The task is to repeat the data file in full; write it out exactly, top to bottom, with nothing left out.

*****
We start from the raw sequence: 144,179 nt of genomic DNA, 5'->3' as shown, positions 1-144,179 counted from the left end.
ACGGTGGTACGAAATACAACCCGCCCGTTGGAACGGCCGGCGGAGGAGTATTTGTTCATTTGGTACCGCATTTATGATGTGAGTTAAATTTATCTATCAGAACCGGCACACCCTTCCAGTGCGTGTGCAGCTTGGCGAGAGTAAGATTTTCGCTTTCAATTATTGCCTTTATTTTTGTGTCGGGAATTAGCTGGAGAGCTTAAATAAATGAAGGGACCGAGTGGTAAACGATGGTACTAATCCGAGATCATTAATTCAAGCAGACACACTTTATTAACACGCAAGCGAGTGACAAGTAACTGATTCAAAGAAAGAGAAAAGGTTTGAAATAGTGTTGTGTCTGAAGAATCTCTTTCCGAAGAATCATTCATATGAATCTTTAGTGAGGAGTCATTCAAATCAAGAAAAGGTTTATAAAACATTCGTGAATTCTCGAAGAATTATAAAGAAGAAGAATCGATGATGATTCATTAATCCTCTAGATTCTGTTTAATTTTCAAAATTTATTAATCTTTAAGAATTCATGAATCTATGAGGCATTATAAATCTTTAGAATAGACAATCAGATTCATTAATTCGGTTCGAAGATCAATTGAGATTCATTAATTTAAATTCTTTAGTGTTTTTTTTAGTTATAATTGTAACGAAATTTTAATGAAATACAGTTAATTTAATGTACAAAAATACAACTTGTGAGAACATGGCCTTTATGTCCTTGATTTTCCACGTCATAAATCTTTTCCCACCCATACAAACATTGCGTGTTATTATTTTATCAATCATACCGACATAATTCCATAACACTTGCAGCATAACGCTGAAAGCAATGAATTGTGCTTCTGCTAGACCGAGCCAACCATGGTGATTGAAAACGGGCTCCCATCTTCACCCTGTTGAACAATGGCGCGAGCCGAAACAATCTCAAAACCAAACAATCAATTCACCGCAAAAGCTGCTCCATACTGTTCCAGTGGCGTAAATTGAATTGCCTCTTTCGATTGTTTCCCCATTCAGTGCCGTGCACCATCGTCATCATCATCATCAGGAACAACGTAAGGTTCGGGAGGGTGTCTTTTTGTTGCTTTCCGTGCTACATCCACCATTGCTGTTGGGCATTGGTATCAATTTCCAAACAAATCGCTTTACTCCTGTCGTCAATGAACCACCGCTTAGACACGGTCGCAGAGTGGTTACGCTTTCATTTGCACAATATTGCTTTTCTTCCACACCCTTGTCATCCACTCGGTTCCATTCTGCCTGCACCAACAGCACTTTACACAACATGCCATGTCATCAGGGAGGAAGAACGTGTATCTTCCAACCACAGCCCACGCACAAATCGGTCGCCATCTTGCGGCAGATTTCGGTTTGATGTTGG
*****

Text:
We start from the raw sequence: 144,179 nt of genomic DNA, 5'->3' as shown, positions 1-144,179 counted from the left end.
ACGGTGGTACGAAATACAACCCGCCCGTTGGAACGGCCGGCGGAGGAGTATTTGTTCATTTGGTACCGCATTTATGATGTGAGTTAAATTTATCTATCAGAACCGGCACACCCTTCCAGTGCGTGTGCAGCTTGGCGAGAGTAAGATTTTCGCTTTCAATTATTGCCTTTATTTTTGTGTCGGGAATTAGCTGGAGAGCTTAAATAAATGAAGGGACCGAGTGGTAAACGATGGTACTAATCCGAGATCATTAATTCAAGCAGACACACTTTATTAACACGCAAGCGAGTGACAAGTAACTGATTCAAAGAAAGAGAAAAGGTTTGAAATAGTGTTGTGTCTGAAGAATCTCTTTCCGAAGAATCATTCATATGAATCTTTAGTGAGGAGTCATTCAAATCAAGAAAAGGTTTATAAAACATTCGTGAATTCTCGAAGAATTATAAAGAAGAAGAATCGATGATGATTCATTAATCCTCTAGATTCTGTTTAATTTTCAAAATTTATTAATCTTTAAGAATTCATGAATCTATGAGGCATTATAAATCTTTAGAATAGACAATCAGATTCATTAATTCGGTTCGAAGATCAATTGAGATTCATTAATTTAAATTCTTTAGTGTTTTTTTTAGTTATAATTGTAACGAAATTTTAATGAAATACAGTTAATTTAATGTACAAAAATACAACTTGTGAGAACATGGCCTTTATGTCCTTGATTTTCCACGTCATAAATCTTTTCCCACCCATACAAACATTGCGTGTTATTATTTTATCAATCATACCGACATAATTCCATAACACTTGCAGCATAACGCTGAAAGCAATGAATTGTGCTTCTGCTAGACCGAGCCAACCATGGTGATTGAAAACGGGCTCCCATCTTCACCCTGTTGAACAATGGCGCGAGCCGAAACAATCTCAAAACCAAACAATCAATTCACCGCAAAAGCTGCTCCATACTGTTCCAGTGGCGTAAATTGAATTGCCTCTTTCGATTGTTTCCCCATTCAGTGCCGTGCACCATCGTCATCATCATCATCAGGAACAACGTAAGGTTCGGGAGGGTGTCTTTTTGTTGCTTTCCGTGCTACATCCACCATTGCTGTTGGGCATTGGTATCAATTTCCAAACAAATCGCTTTACTCCTGTCGTCAATGAACCACCGCTTAGACACGGTCGCAGAGTGGTTACGCTTTCATTTGCACAATATTGCTTTTCTTCCACACCCTTGTCATCCACTCGGTTCCATTCTGCCTGCACCAACAGCACTTTACACAACATGCCATGTCATCAGGGAGGAAGAACGTGTATCTTCCAACCACAGCCCACGCACAAATCGGTCGCCATCTTGCGGCAGATTTCGGTTTGATGTTGG